Being Muslim: A Cultural History of Women of Color in American Islam (New York University Press, 2018) offers an alternative history of Islam in the United States that centers the lives, voices, and representations of women of color. The book argues that being Muslim in the United States is marked by a state of “affective insurgency,” through which U.S. Muslim women have negotiated their day-to-day lives against ever-shifting terrains of racial, gendered, and religious meaning throughout the twentieth and twenty-first centuries. The book shares U.S. Muslim women’s stories of resistance, from the histories of Black American women in 1920s Chicago, to those of well-known U.S. Muslim women such as Betty Shabazz (the wife/widow of Malcolm X) and jazz singer Dakota Staton, to contemporary U.S. Muslim women activists working in today’s social justice struggles. Through these histories and narratives, author Sylvia Chan-Malik maps how communities of American Muslims became sites of safety, support, spirituality, and social activism, and how women of color were, and continue to be, central to their formation.
From the stories it gathers, Being Muslim demonstrates the diversity and similarities of Black, Arab, South Asian, Latina, white, and multiracial Muslim women, and how American understandings of Islam have shifted alongside the evolution of U.S. white nationalism over the past century. In acknowledging the lineages of Black and woman-of-color feminism, Chan-Malik offers us a new vocabulary for U.S. Muslim feminism, one that is as conscious of race, gender, sexuality, and nation, as it is region and religion.
“Rarely does a work of scholarship so seamlessly and skillfully interweave methods of theory, history, ethnography, and cultural interpretation to elucidate a topic of overarching importance. With rich insight and pristine originality, Sylvia Chan-Malik establishes a new, lasting standard that will redirect future scholarship on race, gender, and transnational Islam. Readers will learn immensely from the rich fruits of such careful and judicious intellectual labor.”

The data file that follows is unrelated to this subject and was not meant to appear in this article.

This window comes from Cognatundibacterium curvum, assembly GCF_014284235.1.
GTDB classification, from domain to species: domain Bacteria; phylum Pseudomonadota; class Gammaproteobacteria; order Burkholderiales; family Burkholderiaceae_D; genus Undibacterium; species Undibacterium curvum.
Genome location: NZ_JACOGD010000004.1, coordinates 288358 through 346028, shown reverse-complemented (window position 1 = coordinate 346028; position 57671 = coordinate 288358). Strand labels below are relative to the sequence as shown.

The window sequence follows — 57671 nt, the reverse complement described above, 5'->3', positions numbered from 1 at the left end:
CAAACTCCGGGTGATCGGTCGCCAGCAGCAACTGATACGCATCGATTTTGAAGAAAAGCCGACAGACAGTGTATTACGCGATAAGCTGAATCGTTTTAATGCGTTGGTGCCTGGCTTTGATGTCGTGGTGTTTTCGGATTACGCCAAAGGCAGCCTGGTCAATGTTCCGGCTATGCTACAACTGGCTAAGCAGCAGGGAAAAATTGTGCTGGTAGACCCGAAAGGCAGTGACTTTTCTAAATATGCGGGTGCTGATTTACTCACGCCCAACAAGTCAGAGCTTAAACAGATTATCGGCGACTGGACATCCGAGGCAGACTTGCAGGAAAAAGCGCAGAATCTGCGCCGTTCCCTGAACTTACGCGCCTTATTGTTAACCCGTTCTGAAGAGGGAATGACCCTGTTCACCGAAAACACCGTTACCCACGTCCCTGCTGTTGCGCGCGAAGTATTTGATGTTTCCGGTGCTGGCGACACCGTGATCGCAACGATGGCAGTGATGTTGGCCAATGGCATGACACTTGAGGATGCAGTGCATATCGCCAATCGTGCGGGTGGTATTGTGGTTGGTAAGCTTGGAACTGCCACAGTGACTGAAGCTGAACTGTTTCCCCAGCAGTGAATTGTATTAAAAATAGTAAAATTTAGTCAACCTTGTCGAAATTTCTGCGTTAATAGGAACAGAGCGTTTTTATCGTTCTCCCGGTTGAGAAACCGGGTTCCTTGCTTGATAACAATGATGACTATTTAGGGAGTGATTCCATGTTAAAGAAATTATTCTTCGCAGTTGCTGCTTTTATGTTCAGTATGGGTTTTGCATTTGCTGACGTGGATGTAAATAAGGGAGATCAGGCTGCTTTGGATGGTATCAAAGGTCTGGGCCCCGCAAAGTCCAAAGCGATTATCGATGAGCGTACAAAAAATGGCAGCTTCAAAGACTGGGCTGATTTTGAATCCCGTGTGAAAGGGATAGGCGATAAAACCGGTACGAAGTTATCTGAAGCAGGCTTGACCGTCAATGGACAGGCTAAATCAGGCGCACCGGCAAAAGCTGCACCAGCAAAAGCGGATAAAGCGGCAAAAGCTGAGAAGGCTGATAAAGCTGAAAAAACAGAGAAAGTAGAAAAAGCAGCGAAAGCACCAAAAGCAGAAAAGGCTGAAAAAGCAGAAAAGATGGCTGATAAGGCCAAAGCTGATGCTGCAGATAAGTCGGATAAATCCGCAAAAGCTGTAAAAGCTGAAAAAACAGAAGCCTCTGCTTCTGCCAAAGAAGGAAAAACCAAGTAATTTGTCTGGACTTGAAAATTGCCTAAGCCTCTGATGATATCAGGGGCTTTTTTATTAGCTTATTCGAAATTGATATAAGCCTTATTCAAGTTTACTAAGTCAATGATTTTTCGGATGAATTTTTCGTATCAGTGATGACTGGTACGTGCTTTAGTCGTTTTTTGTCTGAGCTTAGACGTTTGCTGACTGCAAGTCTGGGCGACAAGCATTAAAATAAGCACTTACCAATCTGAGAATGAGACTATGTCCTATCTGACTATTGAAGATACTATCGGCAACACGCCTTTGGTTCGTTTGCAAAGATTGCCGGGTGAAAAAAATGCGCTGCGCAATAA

—Sylvester Johnson, Virginia Tech
“This fascinating cultural history of Islam in the United States will surprise readers with its insights and subtleties of argument. By centering the lives, labor, and perspectives of US American Muslim women, and black Muslim women in particular, Chan-Malik makes a powerful case for conceptualizing Islam in the US in terms of its foundational blackness and the religious opposition to racism and sexism.”
—Zareena Grewal, author of Islam is a Foreign Country
“In Being Muslim, Chan-Malik deftly analyzes the intertwined exigencies and possibilities of race, gender, and class as lived by historical and contemporary US Muslim women of color through their intentional spiritual practice…her work is a necessary ad timely intervention.”
—Donna Auston, Transforming Anthropology, vol. 27 (1). READ FULL REVIEW
“Chan-Malik’s work is an important contribution to the study of Islam as it introduces new vocabulary and approaches…and critically engages with discourses that have marginalized Black Muslim women and women of color in representations of US Islam…Chan-Malik blends both theory and history to demonstrate that ensuring the inclusion of Black Muslim women in renderings of US Islam calls for new frameworks to conceptualize their influence, which in turn, will unsettle representations of US Muslim-ness created by their exclusion.”\
—Iman AbdoulKarim, Reading Religion: A Publication of the American Academy of Religion, March 19, 2019. READ FULL REVIEW
“Being Muslim offers an alternative history of Islam in America,” Aysha Khan, Religion News Service, 08/01/2018
“Black Agenda Report Book Forum: Sylvia Chan-Malik’s Being Muslim,” Interview with Roberto Sirvent, Black Agenda Report, 08/01/2018
“Author shines light on women of colour’s role in shaping Islam.” Dalia Hatuqa, Middle East Eye, 10/09/2018